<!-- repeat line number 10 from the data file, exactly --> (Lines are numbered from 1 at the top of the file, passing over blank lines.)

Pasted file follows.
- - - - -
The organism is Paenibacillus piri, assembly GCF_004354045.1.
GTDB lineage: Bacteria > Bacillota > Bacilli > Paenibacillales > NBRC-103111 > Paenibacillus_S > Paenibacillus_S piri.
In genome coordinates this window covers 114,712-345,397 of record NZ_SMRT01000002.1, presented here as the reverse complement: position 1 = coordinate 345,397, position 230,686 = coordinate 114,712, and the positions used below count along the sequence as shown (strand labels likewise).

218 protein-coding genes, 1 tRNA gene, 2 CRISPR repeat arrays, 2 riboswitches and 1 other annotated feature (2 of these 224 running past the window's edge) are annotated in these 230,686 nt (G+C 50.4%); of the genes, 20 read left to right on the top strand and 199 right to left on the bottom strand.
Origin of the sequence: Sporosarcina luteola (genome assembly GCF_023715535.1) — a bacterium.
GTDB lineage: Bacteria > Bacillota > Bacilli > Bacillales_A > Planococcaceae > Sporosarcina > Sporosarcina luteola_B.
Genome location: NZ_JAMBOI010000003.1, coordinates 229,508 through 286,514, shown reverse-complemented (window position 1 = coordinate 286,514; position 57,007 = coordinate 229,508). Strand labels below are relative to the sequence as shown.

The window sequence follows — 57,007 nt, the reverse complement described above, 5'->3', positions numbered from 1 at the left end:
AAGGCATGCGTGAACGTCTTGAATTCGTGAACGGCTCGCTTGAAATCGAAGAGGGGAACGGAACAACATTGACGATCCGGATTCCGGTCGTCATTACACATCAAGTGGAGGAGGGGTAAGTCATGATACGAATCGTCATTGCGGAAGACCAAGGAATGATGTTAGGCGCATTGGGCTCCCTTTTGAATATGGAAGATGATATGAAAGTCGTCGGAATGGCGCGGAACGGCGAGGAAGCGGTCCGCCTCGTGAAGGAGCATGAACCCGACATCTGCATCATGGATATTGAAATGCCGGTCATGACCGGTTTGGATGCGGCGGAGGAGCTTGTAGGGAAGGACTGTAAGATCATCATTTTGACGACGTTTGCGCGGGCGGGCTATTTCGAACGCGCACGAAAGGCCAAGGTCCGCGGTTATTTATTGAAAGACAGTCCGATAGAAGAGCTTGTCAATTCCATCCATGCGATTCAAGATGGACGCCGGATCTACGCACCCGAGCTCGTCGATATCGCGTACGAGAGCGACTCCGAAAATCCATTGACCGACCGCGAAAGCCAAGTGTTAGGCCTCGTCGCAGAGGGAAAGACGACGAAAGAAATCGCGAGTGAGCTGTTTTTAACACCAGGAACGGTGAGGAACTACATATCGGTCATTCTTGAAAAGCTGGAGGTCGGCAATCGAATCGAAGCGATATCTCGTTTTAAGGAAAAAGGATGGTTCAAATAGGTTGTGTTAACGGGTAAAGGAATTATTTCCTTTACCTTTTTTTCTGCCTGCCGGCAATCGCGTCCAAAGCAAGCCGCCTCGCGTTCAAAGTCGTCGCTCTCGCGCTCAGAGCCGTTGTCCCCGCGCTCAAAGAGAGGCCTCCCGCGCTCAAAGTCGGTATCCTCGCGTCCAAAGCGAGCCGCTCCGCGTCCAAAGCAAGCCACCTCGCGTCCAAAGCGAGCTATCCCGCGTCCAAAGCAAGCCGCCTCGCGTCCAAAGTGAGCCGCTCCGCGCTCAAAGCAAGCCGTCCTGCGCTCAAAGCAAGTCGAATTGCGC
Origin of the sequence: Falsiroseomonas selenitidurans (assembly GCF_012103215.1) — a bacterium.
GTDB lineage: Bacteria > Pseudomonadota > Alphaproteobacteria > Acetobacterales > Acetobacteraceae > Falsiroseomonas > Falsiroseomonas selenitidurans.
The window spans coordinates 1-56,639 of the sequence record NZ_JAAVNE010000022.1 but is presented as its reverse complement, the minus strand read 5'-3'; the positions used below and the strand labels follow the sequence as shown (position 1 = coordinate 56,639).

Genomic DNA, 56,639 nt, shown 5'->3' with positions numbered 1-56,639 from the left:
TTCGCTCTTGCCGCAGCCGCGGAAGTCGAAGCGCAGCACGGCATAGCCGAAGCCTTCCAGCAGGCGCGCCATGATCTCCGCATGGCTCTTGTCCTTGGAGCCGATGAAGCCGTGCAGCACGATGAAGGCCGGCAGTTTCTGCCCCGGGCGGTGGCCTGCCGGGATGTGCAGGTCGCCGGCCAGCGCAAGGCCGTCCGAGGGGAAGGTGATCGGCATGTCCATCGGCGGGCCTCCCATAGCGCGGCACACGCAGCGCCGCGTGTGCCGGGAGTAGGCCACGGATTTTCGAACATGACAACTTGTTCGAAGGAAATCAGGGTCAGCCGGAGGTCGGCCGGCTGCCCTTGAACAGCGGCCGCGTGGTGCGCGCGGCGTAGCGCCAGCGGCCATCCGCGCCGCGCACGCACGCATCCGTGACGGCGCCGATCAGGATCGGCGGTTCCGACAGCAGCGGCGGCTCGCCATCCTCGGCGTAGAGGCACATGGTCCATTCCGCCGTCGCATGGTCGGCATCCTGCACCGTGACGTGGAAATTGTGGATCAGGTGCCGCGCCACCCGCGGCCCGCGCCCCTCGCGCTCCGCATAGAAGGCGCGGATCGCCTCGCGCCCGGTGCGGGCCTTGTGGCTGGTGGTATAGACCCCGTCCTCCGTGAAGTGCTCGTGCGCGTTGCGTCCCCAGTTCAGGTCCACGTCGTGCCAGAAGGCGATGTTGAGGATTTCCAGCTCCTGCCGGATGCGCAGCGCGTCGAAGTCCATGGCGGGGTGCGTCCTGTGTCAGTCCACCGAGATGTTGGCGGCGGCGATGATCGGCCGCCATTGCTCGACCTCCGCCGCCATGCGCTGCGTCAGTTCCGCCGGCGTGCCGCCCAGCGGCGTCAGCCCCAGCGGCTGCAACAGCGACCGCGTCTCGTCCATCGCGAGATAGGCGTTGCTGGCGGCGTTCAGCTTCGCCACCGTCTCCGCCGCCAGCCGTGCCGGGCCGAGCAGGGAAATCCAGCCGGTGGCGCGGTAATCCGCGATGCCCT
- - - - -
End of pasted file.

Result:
Origin of the sequence: Falsiroseomonas selenitidurans (assembly GCF_012103215.1) — a bacterium.